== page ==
My first career was in newspaper and magazine journalism, specialising in social justice.
In my spare time I became a relationship counsellor. And when I sat down with my first clients I knew this was what I was meant to do, and went on to become a clinical psychologist.
I trained in London and qualified in 1998. I worked in NHS child and family services before going on to work with adults in the NHS and private practice in London and Hertfordshire.
Social justice and concern for our suffering planet have continued to be central to my life and work.
My experience includes a wide variety of therapies including: grief therapy, depth or Jungian psychology, psycho-dynamic, systemic and narrative therapies, as well as cognitive behavioural therapy (CBT), in particular compassion-focused therapy and Mindful Self-Compassion.
I am interested in the power of imagination and story, especially myths and traditional tales, and enjoy listening to and reading stories and poetry. I am curious about how our lives are shaped by the narratives that are told about us and we tell about ourselves.
At the heart of my way of working is the lived experience of suffering, of difference and marginalisation, and compassion.
Who are clinical psychologists?
In the UK, clinical psychologists are jointly trained in the NHS and universities.
Our research background helps us to assess, understand and develop knowledge about psychological difficulties, human psychological functioning at its best and ways to alleviate pain and distress.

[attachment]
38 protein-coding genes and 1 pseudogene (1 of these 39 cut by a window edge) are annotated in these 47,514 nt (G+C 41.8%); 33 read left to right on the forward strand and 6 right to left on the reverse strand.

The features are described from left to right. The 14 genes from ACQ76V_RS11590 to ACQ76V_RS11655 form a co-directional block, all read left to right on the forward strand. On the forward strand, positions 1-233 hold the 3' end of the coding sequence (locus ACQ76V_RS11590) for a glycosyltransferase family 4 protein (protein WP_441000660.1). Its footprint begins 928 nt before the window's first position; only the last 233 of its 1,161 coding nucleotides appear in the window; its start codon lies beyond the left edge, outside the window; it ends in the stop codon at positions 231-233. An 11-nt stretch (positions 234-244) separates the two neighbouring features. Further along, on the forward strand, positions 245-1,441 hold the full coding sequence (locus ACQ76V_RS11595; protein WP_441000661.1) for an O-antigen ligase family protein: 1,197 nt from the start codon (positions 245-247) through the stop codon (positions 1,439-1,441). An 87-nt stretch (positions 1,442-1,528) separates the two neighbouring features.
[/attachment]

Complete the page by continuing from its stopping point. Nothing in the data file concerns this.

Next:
UK clinical psychologists are trained to work with all ages: psychological aspects of pain and illness; minor, acute and chronic psychological conditions, complex cases and all levels of cognitive functioning, and to work with individuals and groups.
We are taught about normal psychological functioning and problems from a wide perspective.
And we are trained in many different methods, so that when we work with an individual or group we can understand what is happening and provide a response or way of working with what is found or develops that is individually tailored. This is known as assessment and formulation. In this way clinical psychology in its core is an integrative and holistic therapeutic approach.
Clinical psychologists are particularly known currently for their work developing CBT or cognitive behaviour therapy and developments from it such as Mindful Self-Compassion, acceptance and commitment therapy and compassion-focused therapy which are all to varying degrees influenced by Buddhist philosophy and practice on the relief of suffering.